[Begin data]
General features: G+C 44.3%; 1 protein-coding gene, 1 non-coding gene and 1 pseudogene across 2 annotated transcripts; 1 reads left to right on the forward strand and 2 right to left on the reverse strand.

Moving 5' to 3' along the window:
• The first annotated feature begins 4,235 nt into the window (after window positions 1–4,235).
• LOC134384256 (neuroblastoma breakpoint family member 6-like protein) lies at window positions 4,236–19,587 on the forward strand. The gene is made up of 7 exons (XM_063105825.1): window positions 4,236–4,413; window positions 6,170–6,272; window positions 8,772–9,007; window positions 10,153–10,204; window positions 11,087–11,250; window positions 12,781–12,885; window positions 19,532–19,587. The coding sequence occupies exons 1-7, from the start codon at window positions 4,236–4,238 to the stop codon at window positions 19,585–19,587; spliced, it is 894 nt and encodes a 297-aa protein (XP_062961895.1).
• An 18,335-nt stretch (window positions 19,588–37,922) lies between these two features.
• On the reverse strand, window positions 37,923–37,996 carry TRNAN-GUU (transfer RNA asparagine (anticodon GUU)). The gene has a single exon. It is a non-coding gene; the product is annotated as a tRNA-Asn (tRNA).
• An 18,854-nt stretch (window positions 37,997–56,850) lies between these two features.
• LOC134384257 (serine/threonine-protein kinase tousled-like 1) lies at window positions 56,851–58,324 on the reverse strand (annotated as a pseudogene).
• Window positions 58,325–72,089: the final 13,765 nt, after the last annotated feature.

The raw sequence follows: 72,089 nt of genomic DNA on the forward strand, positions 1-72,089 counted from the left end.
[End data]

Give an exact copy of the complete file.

General features: G+C 44.3%; 1 protein-coding gene, 1 non-coding gene and 1 pseudogene across 2 annotated transcripts; 1 reads left to right on the forward strand and 2 right to left on the reverse strand.

Moving 5' to 3' along the window:
• The first annotated feature begins 4,235 nt into the window (after window positions 1–4,235).
• LOC134384256 (neuroblastoma breakpoint family member 6-like protein) lies at window positions 4,236–19,587 on the forward strand. The gene is made up of 7 exons (XM_063105825.1): window positions 4,236–4,413; window positions 6,170–6,272; window positions 8,772–9,007; window positions 10,153–10,204; window positions 11,087–11,250; window positions 12,781–12,885; window positions 19,532–19,587. The coding sequence occupies exons 1-7, from the start codon at window positions 4,236–4,238 to the stop codon at window positions 19,585–19,587; spliced, it is 894 nt and encodes a 297-aa protein (XP_062961895.1).
• An 18,335-nt stretch (window positions 19,588–37,922) lies between these two features.
• On the reverse strand, window positions 37,923–37,996 carry TRNAN-GUU (transfer RNA asparagine (anticodon GUU)). The gene has a single exon. It is a non-coding gene; the product is annotated as a tRNA-Asn (tRNA).
• An 18,854-nt stretch (window positions 37,997–56,850) lies between these two features.
• LOC134384257 (serine/threonine-protein kinase tousled-like 1) lies at window positions 56,851–58,324 on the reverse strand (annotated as a pseudogene).
• Window positions 58,325–72,089: the final 13,765 nt, after the last annotated feature.

The raw sequence follows: 72,089 nt of genomic DNA on the forward strand, positions 1-72,089 counted from the left end.